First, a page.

Atacama Crossing Blogs 2020
View All Posts 2020 From : Robert Ripley
27 June 2020 10:55 pm (GMT-08:00) Pacific Time(US & Canada); Tijuana
A Run in the Woods (Part 1)
My last posting was about walking in the woods. And, as much as I like a good walk, and, as much as I know that I will spend a good deal of the Atacama Crossing walking, I am training for a running race. So the woods that I walk in are also the training grounds for my nascent career as an ultra-runner.
As you can see, I am still spending a large chunk of my training time on my bicycle. But I have been gradually ramping up my running mileage.
My last run was 21 miles (nearly 34 kilometers) and 20.5 of that was in the dirt.
(note that my recording device is a Garmin Forerunner 235, which doesn’t have an altimeter, so the elevation gains/losses are estimated with GPS)
My run started in the woods where I take my morning walk and gradually worked its way up into the foothills of the Sisters volcanoes. One of the challenging aspects of the Atacama Crossing is the altitude. We live at 3400 feet (a bit more than 1000 meters), and I train up to about 6000 feet with the summits of the volcanoes still another 4000 feet above me. This gives me some advantage over the racers coming from sea level, but I will still be feeling the scarcity of oxygen when we start the race at 10000 feet! Another Atacama challenge is the variety of terrain: Atacama gives the runner the opportunity to test their footing in sand dunes, stream beds, water crossings, rocky jeep trails, and even the infamous salt flats.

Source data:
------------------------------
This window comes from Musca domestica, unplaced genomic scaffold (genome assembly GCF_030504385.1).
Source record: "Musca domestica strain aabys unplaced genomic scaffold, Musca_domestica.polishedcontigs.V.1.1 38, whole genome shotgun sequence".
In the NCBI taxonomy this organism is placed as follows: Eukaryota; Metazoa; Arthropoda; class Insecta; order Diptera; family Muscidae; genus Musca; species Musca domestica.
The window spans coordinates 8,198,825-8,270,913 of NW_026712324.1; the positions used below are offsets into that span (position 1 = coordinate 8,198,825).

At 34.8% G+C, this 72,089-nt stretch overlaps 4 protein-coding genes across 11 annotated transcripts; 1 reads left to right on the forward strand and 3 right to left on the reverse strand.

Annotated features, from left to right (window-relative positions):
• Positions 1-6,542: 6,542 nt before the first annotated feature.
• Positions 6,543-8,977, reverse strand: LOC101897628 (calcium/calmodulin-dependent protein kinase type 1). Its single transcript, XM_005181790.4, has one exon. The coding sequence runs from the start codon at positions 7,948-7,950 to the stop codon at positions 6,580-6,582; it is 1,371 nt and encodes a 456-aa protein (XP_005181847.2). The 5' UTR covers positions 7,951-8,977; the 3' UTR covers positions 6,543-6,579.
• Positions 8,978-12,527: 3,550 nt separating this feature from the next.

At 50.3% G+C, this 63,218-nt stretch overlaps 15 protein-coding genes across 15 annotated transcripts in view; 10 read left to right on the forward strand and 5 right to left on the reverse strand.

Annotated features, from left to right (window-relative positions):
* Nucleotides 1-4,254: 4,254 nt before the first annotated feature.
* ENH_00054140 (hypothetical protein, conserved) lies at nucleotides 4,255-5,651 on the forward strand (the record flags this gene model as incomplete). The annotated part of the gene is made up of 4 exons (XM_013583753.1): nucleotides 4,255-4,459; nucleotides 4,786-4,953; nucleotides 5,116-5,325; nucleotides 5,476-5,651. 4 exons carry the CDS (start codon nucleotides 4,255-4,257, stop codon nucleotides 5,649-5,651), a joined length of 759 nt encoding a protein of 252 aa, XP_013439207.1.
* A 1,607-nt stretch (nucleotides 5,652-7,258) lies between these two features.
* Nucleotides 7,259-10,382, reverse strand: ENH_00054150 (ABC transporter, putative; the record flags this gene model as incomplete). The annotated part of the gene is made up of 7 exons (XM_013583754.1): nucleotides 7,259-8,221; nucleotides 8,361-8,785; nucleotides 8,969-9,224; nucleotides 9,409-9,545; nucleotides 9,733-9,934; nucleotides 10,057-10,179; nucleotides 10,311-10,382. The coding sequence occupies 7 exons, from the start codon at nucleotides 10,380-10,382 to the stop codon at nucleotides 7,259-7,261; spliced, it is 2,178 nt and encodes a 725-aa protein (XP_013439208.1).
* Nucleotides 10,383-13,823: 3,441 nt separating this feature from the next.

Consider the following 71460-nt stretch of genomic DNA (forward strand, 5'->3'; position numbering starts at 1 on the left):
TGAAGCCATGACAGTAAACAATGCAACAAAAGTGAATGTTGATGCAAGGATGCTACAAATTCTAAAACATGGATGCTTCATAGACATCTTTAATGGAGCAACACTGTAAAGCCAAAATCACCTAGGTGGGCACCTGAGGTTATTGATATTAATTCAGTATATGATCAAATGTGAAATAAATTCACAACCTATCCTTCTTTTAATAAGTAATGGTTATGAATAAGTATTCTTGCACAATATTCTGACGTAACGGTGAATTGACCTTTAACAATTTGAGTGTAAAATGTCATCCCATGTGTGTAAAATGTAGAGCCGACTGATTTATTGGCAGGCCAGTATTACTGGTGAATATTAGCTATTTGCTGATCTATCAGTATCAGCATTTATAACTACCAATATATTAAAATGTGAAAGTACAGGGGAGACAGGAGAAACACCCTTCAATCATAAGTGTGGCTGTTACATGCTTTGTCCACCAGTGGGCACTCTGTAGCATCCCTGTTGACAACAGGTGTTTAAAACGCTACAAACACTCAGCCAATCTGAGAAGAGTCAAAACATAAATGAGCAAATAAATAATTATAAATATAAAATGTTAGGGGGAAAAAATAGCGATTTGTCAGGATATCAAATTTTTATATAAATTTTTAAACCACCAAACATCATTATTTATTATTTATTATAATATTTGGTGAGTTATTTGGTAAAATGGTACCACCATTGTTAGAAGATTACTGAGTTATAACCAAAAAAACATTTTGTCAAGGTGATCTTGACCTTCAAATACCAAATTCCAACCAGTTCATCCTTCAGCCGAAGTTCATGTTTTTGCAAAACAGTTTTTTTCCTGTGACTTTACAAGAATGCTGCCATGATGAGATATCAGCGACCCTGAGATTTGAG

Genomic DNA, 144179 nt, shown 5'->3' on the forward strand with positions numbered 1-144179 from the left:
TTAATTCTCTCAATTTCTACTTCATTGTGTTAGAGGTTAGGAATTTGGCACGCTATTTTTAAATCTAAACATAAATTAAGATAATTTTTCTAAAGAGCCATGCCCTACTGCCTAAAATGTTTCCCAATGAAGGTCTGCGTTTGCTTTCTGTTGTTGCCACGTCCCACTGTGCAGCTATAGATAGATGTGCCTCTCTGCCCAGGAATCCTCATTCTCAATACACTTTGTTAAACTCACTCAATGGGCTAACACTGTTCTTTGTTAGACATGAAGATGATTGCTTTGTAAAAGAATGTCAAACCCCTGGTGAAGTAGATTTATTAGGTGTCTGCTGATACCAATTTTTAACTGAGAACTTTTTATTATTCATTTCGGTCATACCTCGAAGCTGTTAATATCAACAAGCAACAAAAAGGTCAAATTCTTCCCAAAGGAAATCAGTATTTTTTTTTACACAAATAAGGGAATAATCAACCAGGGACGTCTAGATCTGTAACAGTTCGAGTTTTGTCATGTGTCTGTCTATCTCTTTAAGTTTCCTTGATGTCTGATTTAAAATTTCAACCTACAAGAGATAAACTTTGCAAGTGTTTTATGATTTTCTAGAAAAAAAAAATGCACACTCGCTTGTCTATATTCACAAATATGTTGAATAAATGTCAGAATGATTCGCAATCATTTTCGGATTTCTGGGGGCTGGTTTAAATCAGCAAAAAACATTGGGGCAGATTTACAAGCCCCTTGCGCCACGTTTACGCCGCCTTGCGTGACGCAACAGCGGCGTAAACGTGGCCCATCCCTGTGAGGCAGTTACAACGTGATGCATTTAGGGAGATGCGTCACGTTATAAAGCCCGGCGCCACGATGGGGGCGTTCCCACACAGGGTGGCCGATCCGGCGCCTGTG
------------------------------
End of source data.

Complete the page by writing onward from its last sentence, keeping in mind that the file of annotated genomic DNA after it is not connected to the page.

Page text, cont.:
Central Oregon is pretty much devoid of sand dunes and salt flats. I will probably have to head to the Oregon coast for some dune specific running this summer. But I am not sure if I can find salt flats here. The salt flats have the potential to put the runner through miles of crackling unstable footing. The best simulator that I have been able to find is running through pine cones.
Additionally, my runs take me on miles of sandy single track which I share with horses, dirt bikes and the occasional elk herd. This keeps me on my toes, literally and figuratively, as I try to keep my running balanced under continually shifting footing.
When we first moved here from the city and I started running in the woods, I would come back all dirty with bloody knees and palms. Nancy would take a look, “Running trails again, huh?” As I expect that anyone who runs in the woods will tell you, it’s not like running on the bike path. You always have to be on the look out for the rock or the tree root that’s waiting to trip you up.
Things I have learned:
1) Always be looking out toward the trail about 10-20 feet in front of you.
2) Try to pick up your feet an extra inch or so.
3) Try to keep your cadence fast and your stride a little shorter.
4) A midfoot strike gives you a more stable platform to react with
Not expert advice, just a few things that have kept me upright and less bloody.
(Thankfulness note: I am thankful that I can socially distance while doing what I love, running in the woods.)